4. Once the
light coating of paint on your form is dry, coat it with something that the
papier-mâché will not want to stick to. Plastic wrap creates
a good non-stick work area for the papier-mâché process.
To keep the papier-mache from
sticking to the mold I used some coconut oil, but you could also use Vaseline. Spread
liberally over the form.
5. Papier-Mâché Time!
To make the papier-mâché mixture use
about a 1/3 cup Elmers glue, a few pinches of flour and a bit of water.
The consistency should be like pancake batter.
Dip strips of paper-towels, or
heavy-duty toilet paper in the batter and gently smooth one layer onto the
Apply the strips to the prepped mold, keeping in mind that the goal is to coat the form in only one layer.
be removing all of the foam when the papier-mâché is dry, so Do Not cover the
bottom of the foam head. Otherwise you won’t be able to get the foam out after
the papier-mâché has set.
While your Zero head is drying,
you can start on Zero’s ears and bottom jaw.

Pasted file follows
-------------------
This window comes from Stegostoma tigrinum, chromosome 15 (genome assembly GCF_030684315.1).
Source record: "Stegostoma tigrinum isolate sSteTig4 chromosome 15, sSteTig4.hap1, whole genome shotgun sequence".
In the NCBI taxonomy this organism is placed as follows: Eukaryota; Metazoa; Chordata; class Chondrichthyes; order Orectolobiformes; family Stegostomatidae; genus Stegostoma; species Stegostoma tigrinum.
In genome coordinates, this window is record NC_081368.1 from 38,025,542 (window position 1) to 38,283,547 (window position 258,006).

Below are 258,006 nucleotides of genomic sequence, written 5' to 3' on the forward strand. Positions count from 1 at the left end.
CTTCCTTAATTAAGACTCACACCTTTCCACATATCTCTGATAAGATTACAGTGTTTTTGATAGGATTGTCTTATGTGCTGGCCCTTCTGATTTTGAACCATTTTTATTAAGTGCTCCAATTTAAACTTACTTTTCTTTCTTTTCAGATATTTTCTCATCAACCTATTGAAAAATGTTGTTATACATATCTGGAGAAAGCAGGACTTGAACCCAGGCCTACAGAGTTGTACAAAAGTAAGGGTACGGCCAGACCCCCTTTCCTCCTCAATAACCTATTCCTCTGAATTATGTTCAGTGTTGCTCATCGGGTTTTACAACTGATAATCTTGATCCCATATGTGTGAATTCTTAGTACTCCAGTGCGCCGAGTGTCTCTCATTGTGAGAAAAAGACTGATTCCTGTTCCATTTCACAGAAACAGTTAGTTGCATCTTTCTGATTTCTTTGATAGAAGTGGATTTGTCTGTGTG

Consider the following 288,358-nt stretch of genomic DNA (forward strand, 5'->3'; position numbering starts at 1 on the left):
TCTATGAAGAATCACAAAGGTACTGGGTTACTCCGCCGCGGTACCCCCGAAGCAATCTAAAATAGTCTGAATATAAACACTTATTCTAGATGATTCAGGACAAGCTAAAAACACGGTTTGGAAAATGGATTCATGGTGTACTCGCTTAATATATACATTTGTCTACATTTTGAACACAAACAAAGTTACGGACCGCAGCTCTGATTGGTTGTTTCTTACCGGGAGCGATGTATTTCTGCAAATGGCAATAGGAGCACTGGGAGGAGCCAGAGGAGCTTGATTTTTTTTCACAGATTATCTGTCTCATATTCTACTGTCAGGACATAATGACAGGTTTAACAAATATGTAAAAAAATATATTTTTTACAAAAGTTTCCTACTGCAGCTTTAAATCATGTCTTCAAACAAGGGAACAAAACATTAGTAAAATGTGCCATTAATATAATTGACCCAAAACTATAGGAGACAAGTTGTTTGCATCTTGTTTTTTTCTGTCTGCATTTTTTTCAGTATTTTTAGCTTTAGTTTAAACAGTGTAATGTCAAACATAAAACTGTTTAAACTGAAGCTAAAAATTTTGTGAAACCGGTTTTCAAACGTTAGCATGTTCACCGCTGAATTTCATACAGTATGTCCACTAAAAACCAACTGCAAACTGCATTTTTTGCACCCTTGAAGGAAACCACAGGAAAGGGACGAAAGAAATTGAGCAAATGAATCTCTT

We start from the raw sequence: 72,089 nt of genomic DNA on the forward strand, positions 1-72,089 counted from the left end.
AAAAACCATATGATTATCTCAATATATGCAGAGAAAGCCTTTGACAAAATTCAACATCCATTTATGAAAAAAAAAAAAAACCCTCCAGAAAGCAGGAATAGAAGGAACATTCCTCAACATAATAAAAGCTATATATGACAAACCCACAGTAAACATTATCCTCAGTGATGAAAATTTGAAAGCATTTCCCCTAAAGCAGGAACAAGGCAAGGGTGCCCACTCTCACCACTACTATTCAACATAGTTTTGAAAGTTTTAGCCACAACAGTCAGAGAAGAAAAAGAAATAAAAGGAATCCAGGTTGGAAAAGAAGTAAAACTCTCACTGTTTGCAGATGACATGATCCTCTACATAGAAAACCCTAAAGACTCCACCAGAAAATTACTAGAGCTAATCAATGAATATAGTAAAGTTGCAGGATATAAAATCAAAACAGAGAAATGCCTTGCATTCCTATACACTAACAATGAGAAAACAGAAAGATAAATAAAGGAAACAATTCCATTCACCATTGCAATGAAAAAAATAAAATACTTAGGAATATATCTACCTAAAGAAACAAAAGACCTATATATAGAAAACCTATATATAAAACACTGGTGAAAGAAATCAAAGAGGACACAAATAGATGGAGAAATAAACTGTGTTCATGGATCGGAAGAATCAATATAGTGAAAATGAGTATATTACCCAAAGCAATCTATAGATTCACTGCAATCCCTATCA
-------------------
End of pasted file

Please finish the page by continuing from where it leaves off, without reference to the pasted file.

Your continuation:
Zero’s ears and jaw were both created
by coating individual paper towel sheets in the papier-mâché mixture then
draping them over bottles and cans (covered by plastic wrap) and allowing them
to dry over night.
For the ears, I used one Viva paper
towel folded in half, and cut to be roughly the shape of Zero's ears.
For Zero’s bottom jaw, I cut-out a long thin triangle shape from the paper towel, one layer thick.
After the head has dried over night, you can begin to pull out
the florist foam.
I used a small knife to break apart
the foam in little chunks. If there are any small holes or tears you can patch
them with some toilet paper and Elmer’s glue.
For Zeros neck, use a toilet paper
roll cut to about 2” tall and using your Elmer’s, glue this ring to the base of
the head to form his neck.
Once the toilet paper collar has
dried completely, you can use a few more sheets of toilet paper and
papier-mâché to make the neck seamless with the rest of the
A strong and stable neck will be
important because this is where your main hanging string will be fastened.
Once the head, ears and neck are
completely dry, use small amounts of Elmer’s, to glue to all the pieces